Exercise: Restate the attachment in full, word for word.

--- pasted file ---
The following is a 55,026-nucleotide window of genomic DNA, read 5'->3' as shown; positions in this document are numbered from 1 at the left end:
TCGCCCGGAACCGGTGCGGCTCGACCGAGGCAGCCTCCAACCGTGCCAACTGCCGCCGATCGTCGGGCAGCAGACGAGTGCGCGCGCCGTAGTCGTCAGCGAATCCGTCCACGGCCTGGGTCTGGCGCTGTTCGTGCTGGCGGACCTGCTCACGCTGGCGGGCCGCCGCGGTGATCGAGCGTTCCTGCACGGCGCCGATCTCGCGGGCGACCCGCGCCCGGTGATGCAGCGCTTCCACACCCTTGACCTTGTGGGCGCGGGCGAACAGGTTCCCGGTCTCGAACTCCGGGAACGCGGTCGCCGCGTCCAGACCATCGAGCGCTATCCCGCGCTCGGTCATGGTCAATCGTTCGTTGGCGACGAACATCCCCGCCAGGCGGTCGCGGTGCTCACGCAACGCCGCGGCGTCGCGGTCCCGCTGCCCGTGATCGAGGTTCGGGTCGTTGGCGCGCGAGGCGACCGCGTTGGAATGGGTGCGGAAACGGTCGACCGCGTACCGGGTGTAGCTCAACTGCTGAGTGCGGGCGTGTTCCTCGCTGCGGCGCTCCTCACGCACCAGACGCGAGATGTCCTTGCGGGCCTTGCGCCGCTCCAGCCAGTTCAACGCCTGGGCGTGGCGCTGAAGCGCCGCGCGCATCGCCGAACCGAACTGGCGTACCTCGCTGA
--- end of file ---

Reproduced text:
The following is a 55,026-nucleotide window of genomic DNA, read 5'->3' as shown; positions in this document are numbered from 1 at the left end:
TCGCCCGGAACCGGTGCGGCTCGACCGAGGCAGCCTCCAACCGTGCCAACTGCCGCCGATCGTCGGGCAGCAGACGAGTGCGCGCGCCGTAGTCGTCAGCGAATCCGTCCACGGCCTGGGTCTGGCGCTGTTCGTGCTGGCGGACCTGCTCACGCTGGCGGGCCGCCGCGGTGATCGAGCGTTCCTGCACGGCGCCGATCTCGCGGGCGACCCGCGCCCGGTGATGCAGCGCTTCCACACCCTTGACCTTGTGGGCGCGGGCGAACAGGTTCCCGGTCTCGAACTCCGGGAACGCGGTCGCCGCGTCCAGACCATCGAGCGCTATCCCGCGCTCGGTCATGGTCAATCGTTCGTTGGCGACGAACATCCCCGCCAGGCGGTCGCGGTGCTCACGCAACGCCGCGGCGTCGCGGTCCCGCTGCCCGTGATCGAGGTTCGGGTCGTTGGCGCGCGAGGCGACCGCGTTGGAATGGGTGCGGAAACGGTCGACCGCGTACCGGGTGTAGCTCAACTGCTGAGTGCGGGCGTGTTCCTCGCTGCGGCGCTCCTCACGCACCAGACGCGAGATGTCCTTGCGGGCCTTGCGCCGCTCCAGCCAGTTCAACGCCTGGGCGTGGCGCTGAAGCGCCGCGCGCATCGCCGAACCGAACTGGCGTACCTCGCTGA